There's an excellent exercise from a book by Heiner Reitz, The Technique of Violin Practicing (I think it’s out of print). If you can get your hands on it, it's a great find. It systematically trains left hand technique.
 
In general, to develop finger action you should use rhythmic exercises and it's no different with double stops, but the Reitz exercise helps build up to the rhythmic training.
 
When practicing thirds, remember to keep the perfect fourth in tune, which is formed between the 2nd and 3rd fingers - e.g. 1,3:B,G to 2,4:C,A - keep 3:G to 2:C in tune.
 
The Exercise:
In 4/4 time, play 1:B (B with first finger) for two beats; at the same time play 3:G alternating with 4:A in sixteenth notes; then play 2:C for two beats; at the same time play G and A as before; keep the perfect fourth in tune.
 
Next play 1:B for one beat; at the same time play 3:G alternating with 4:A in sixteenth notes; play 2:C for one beat; at the same time play G and A as before. Repeat to complete one measure (or more if you need to).
 
Next play 1:B for 1/2 beat; at the same time play 3:G alternating with 4:A in sixteenth notes; play 2:C for 1/2 beat; at the same time play G and A as before. Repeat to complete the measure.
 
Next play thirds in sixteenth notes.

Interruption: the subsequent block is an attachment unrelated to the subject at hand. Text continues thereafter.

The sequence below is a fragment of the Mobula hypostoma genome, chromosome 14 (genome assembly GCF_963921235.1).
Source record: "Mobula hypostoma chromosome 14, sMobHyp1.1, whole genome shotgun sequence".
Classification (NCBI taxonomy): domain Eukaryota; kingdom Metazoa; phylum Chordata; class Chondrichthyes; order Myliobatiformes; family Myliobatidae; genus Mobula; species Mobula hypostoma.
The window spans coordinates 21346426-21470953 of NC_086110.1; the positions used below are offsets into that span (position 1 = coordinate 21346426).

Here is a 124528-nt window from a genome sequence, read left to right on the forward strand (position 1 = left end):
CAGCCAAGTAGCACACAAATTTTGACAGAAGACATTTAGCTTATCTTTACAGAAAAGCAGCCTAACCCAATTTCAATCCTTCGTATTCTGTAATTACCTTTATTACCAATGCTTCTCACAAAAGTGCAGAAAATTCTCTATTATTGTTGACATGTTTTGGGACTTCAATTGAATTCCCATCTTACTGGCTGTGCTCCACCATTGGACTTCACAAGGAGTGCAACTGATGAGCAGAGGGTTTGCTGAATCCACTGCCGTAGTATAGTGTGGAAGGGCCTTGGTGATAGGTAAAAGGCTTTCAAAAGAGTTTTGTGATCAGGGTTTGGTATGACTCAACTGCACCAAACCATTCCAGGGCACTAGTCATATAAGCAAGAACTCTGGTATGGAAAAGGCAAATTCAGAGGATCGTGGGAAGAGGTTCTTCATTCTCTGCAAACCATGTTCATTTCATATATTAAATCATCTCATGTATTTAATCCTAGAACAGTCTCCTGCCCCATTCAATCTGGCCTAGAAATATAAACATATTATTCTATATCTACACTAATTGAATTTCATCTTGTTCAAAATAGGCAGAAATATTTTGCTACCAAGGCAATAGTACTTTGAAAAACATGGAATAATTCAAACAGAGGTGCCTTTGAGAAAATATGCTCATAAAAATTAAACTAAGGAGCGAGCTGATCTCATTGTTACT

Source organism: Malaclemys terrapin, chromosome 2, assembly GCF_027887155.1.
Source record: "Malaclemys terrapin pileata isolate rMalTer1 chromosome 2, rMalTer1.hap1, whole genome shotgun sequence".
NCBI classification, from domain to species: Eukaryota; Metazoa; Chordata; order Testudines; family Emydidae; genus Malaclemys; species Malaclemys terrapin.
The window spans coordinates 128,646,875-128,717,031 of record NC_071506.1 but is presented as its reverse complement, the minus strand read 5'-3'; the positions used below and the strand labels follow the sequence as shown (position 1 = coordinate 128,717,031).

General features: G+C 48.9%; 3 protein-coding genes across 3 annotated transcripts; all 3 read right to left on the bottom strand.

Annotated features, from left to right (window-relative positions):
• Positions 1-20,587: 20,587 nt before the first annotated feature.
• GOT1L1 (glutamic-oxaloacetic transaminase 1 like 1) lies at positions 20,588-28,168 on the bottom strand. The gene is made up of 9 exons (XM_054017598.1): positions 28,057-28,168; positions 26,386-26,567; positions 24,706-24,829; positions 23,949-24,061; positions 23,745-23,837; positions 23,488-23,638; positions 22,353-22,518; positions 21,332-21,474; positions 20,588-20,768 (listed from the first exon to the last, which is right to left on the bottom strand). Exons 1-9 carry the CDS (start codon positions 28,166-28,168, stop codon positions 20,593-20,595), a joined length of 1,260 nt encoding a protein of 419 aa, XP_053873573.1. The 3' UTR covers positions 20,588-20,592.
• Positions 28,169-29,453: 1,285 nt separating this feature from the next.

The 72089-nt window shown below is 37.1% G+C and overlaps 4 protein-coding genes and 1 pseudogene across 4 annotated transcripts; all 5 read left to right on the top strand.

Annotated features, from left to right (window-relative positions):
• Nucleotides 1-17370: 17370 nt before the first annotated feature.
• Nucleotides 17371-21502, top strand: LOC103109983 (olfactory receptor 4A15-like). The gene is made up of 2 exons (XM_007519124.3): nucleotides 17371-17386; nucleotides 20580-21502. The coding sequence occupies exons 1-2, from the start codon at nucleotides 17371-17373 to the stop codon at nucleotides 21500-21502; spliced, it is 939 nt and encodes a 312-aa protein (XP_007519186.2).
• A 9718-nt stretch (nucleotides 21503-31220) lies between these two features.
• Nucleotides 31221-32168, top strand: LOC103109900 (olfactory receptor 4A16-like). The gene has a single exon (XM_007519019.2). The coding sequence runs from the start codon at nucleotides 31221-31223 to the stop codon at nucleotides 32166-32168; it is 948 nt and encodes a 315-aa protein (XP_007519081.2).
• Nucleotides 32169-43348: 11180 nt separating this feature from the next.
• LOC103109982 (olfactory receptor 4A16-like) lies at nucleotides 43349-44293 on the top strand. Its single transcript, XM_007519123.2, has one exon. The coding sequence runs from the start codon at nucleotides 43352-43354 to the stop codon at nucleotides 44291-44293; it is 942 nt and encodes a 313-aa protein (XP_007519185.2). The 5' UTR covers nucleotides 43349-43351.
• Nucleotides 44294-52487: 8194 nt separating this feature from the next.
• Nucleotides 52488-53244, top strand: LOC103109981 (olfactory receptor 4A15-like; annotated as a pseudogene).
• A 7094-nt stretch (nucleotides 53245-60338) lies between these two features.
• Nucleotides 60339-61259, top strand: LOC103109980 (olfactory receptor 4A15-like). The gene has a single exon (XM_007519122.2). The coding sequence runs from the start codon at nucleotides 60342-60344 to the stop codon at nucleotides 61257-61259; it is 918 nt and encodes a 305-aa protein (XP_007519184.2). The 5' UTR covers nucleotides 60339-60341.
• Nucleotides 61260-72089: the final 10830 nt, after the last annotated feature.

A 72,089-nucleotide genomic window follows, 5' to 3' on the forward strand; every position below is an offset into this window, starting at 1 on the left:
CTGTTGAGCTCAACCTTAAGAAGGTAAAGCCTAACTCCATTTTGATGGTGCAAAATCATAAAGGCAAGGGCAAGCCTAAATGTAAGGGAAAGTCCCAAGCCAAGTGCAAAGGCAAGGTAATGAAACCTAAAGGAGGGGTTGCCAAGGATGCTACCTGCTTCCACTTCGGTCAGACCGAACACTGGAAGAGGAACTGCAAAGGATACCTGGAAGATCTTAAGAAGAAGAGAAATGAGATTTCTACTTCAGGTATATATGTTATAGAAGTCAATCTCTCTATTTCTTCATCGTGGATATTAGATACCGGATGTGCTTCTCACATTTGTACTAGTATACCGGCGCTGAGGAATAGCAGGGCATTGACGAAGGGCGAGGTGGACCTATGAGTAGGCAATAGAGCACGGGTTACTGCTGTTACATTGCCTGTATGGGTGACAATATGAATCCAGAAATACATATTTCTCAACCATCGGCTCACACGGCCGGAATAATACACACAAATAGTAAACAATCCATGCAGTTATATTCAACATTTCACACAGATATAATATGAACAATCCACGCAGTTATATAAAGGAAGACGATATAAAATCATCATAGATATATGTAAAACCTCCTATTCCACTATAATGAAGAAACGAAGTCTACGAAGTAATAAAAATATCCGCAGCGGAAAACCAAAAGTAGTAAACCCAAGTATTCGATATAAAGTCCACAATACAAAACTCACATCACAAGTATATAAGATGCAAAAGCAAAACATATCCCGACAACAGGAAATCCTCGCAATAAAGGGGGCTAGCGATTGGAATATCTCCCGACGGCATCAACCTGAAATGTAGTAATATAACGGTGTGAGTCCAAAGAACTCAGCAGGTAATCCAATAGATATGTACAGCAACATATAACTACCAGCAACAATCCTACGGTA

Now switch the active finger.  Play 3:G for two beats; at the same time play 1:B alternating with 2:C in sixteenth notes; keep the perfect fourth in tune.  Next play 4:A for two beats; at the same time play B and C as before.  Reduce the number of beats of the slow changing finger as before.
 
Once you're comfortable with this exercise you can start to play thirds in dotted rhythms in the manner of Dounis' Fundamental Trill Studies (which should be practiced until you achieve facility).
 
As you get faster, you might get tight in the hand; remember to keep the lower fingers as light as possible.  In Mozart, particularly at cadences and most definitely on the final cadence of the cadenza, it's customary to start the trill slightly slower and accelerate (i.e. start with a long appoggiatura followed by slow to faster trill) which will make it a bit easier to execute (and sound good too).